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Yesterday was the first snowfall of the season. I’m sure it was the first of many days of snow this winter. I’ve lived in Massachusetts for 23 months and 9 days (but’s who’s counting). I spent a few hours of the snowy day at my neighborhood café, Athan’s Bakery. It’s not as crowded or loud as the Dunkin’ Donuts, Starbucks, and Caffè Nero in Washington Square. There are plenty of people reading, typing, or scrolling through their phones. The Earl Grey is good and they will refill your hot water.

I spent the first hour of my two-hour time limit writing letters. I hoard cards to have them on hand for various occasions. Right now, I collect more cards than I send out. I had planned to spend more time writing Ietters this fall. Then the semester started. Until April 2019, the work life will take priority as I serve as the staff co-chair of the college’s reaccreditation process. For a while, I’ve been trying to figure out a way how not to let this process take over my life. I have finally stopped resisting. The challenge is to find the pockets where poetry can still live.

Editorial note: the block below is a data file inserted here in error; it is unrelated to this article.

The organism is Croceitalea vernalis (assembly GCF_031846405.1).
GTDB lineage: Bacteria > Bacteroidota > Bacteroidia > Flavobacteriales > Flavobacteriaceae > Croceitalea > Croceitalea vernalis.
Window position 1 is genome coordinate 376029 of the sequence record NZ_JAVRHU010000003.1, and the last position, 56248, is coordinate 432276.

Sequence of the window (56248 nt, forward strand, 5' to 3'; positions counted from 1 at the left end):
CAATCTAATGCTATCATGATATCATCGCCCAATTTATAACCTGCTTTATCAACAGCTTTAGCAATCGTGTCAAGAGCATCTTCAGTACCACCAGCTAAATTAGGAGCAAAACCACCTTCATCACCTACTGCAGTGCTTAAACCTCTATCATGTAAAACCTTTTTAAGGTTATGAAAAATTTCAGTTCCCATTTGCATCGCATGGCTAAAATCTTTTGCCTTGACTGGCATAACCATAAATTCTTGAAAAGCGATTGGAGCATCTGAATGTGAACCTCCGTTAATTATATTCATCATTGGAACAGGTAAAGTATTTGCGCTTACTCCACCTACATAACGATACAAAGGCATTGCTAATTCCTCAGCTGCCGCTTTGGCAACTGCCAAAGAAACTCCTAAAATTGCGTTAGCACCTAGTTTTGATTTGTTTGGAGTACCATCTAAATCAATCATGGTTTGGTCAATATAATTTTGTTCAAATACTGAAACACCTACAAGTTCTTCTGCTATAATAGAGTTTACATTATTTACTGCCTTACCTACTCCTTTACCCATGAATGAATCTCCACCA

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Poetry doesn’t need that much air or space to live comfortably. I have to make and/or find that space, though. I finished the Oprah & Deepak 21-day meditation challenge – which surprised me because I don’t usually stick to those types of efforts – and found that the morning time I had set aside for meditation could be repurposed as time to write. I write for two pages in my journal every day. My poetry partner in crime, Kelly, reminded me that this daily writing habit is like the morning pages from the Artist’s Way. I make a point to write at the dining table and not in bed. I want to get my body and mind into the habit of getting up and going to the table to write. After all, that’s why I bought it.

 


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End of Summer Rush


Last Monday, the student leaders arrived on campus, signaling the slippery slope to the start of the semester. Knowing that my summer was officially coming to an end, I headed off to NYC with my mom & sister to see a Broadway show and the sights. Even though I’m a native New Yorker, there’s still something special about the skyscrapers that make the city what it is.